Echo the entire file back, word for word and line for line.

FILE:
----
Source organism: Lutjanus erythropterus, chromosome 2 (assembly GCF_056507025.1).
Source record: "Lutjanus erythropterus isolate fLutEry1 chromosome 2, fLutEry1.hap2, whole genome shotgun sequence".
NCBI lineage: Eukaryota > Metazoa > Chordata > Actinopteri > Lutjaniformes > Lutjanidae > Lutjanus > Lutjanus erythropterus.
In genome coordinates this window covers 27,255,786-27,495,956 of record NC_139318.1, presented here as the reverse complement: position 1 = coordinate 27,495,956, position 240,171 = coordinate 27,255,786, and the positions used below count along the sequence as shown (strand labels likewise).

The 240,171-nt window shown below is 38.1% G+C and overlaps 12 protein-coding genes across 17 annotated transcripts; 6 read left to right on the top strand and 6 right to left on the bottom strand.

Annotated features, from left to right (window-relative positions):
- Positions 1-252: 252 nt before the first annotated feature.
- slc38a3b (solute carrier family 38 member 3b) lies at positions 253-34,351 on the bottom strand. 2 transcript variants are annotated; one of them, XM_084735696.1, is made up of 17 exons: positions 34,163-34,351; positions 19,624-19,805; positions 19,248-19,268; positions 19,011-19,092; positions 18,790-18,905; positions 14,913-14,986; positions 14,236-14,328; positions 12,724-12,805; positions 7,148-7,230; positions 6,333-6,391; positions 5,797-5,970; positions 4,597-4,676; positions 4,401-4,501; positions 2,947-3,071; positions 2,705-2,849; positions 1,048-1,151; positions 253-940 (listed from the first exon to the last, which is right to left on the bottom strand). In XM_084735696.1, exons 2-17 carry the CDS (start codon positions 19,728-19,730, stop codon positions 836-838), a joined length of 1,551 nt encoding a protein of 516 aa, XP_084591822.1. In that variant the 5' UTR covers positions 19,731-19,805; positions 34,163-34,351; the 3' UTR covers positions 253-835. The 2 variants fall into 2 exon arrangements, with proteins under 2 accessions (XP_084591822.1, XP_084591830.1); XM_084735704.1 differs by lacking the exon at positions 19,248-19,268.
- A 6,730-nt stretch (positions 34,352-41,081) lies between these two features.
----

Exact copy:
Source organism: Lutjanus erythropterus, chromosome 2 (assembly GCF_056507025.1).
Source record: "Lutjanus erythropterus isolate fLutEry1 chromosome 2, fLutEry1.hap2, whole genome shotgun sequence".
NCBI lineage: Eukaryota > Metazoa > Chordata > Actinopteri > Lutjaniformes > Lutjanidae > Lutjanus > Lutjanus erythropterus.
In genome coordinates this window covers 27,255,786-27,495,956 of record NC_139318.1, presented here as the reverse complement: position 1 = coordinate 27,495,956, position 240,171 = coordinate 27,255,786, and the positions used below count along the sequence as shown (strand labels likewise).

The 240,171-nt window shown below is 38.1% G+C and overlaps 12 protein-coding genes across 17 annotated transcripts; 6 read left to right on the top strand and 6 right to left on the bottom strand.

Annotated features, from left to right (window-relative positions):
- Positions 1-252: 252 nt before the first annotated feature.
- slc38a3b (solute carrier family 38 member 3b) lies at positions 253-34,351 on the bottom strand. 2 transcript variants are annotated; one of them, XM_084735696.1, is made up of 17 exons: positions 34,163-34,351; positions 19,624-19,805; positions 19,248-19,268; positions 19,011-19,092; positions 18,790-18,905; positions 14,913-14,986; positions 14,236-14,328; positions 12,724-12,805; positions 7,148-7,230; positions 6,333-6,391; positions 5,797-5,970; positions 4,597-4,676; positions 4,401-4,501; positions 2,947-3,071; positions 2,705-2,849; positions 1,048-1,151; positions 253-940 (listed from the first exon to the last, which is right to left on the bottom strand). In XM_084735696.1, exons 2-17 carry the CDS (start codon positions 19,728-19,730, stop codon positions 836-838), a joined length of 1,551 nt encoding a protein of 516 aa, XP_084591822.1. In that variant the 5' UTR covers positions 19,731-19,805; positions 34,163-34,351; the 3' UTR covers positions 253-835. The 2 variants fall into 2 exon arrangements, with proteins under 2 accessions (XP_084591822.1, XP_084591830.1); XM_084735704.1 differs by lacking the exon at positions 19,248-19,268.
- A 6,730-nt stretch (positions 34,352-41,081) lies between these two features.